Have you ever wondered how the drugs our doctors prescribe are developed and get to market? Do you know how long it takes or what must happen for prescription medications to be deemed safe for us to take? The drug development process is quite complex and takes time, the skills and knowledge of a broad range of medical experts and money…a lot of money. In fact, it takes an average of 12 to 15 years for a drug to go from the lab to your local pharmacy.
Drug development stages
Before a prescription drug makes it to market, it must go through an extensive multi-stage process that includes discovery, pre-clinical development, clinical development and, if the drug makes it this far, review and approval from the Federal Drug Administration (FDA). What do each of these stages include? Here is a brief overview:
The discovery stage includes:
- Target Identification. This is a biological target that the drug manufacturers want to modulate or change in some way to lead to a desired therapeutic effect. Targets are typically identified through genomics (genetic targets), bioinformatics or targets that are expected to impact the symptoms or outcome of a disease without having a direct connection to the underlying pathology.
- Compounds library design. Compound sets can be designed to focus on a specific protein target or family, a desired therapeutic area, a method of administration or a combination of these. This can be achieved using industry and proprietary software, including structure- and ligand-based virtual design and screening, statistical model, physicochemical property distribution and similarity/substructure searching throughput screening. Similar strategies can be used for antibodies or larger biological therapies.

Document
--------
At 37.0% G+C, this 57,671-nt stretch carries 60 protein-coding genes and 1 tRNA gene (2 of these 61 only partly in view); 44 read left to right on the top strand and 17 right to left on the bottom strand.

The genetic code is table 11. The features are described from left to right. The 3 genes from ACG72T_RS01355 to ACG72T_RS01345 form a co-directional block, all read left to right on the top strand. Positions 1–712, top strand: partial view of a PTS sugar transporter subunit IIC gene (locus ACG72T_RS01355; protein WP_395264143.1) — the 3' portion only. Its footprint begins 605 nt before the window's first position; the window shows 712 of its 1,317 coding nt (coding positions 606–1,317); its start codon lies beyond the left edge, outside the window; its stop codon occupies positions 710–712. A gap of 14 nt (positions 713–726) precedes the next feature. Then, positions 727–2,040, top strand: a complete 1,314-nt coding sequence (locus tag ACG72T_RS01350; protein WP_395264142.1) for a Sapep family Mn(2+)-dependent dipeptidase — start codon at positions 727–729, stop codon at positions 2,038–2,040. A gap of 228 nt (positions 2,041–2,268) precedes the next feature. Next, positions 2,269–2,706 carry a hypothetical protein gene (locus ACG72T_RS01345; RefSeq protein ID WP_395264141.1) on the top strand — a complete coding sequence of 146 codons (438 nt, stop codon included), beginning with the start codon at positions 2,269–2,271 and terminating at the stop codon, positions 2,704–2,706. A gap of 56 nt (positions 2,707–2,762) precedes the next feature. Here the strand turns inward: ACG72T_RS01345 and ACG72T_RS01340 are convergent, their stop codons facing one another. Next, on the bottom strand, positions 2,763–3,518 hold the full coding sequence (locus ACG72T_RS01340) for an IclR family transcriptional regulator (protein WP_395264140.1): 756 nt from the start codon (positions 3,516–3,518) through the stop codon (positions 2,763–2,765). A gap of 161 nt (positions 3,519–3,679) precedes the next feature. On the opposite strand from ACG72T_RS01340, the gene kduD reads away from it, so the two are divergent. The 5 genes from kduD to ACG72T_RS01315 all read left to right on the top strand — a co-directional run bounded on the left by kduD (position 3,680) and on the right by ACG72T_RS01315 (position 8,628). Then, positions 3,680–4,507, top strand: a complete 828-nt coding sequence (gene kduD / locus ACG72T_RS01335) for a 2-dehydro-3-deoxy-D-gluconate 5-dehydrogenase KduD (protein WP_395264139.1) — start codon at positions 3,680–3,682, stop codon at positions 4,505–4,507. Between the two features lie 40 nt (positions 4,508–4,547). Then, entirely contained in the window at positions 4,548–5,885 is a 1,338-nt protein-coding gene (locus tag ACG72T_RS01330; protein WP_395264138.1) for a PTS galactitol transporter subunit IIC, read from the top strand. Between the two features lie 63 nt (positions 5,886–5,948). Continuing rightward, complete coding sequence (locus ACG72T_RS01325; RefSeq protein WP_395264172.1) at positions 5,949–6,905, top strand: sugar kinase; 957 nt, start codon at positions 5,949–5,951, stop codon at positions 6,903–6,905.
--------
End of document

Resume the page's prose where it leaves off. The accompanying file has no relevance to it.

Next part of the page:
- Medicinal chemistry for small molecules. This process includes chemical synthesis and studies to identify the structures that are relevant to the activity.
- In-vitro preclinical studies. These studies are used mainly to refine lead drug candidate selection through testing in cellular disease models, drug selectivity, specificity, efficacy and optimized drug properties.
Preclinical drug development
This stage includes:
- In vivo animal models (disease models)
- Investigational New Drug (IND) enabling studies focused on drug safety and drug manufacturing
The three phases of clinical trials (Phase I, II and III) are designed to establish safety and efficacy of the therapeutic agent in humans. Phase IV trials are typically required by the FDA after the drug receives FDA approval.
My thoughts on the drug creation pipeline
This outline makes it look simple, but it is important to appreciate that a lot of experimentation and hundreds of studies are generally needed to get a new medication through the pipeline and approved by the FDA, and available to patients. This is a multidisciplinary and multistage process that requires several groups at various stages to work together to advance new treatments efficiently and effectively.
My strategy is to always ask this question: how will the work or studies I am proposing support the next phase of the drug creation process? We also need to keep the patient population in mind by asking questions like: What is the greatest need? What is the best route of administration? Is the proposed frequency of dosing convenient for patients and/or clinical staff? Is the drug stable when stored at pharmacies or in patients’ homes? These are just a few of the issues that can impact treatment access and adoption.
Keeping in mind whether the work you’re doing supports the next phase of the project should be an integral part of each stage of drug development. Being in a field where we still have a lot to learn, it is very easy to get distracted, trying to understand a science that is interesting but not critical to the drug’s development. While innovation is the engine behind our industry, a level of extreme focus is required to achieve optimized timelines and cost for drug development.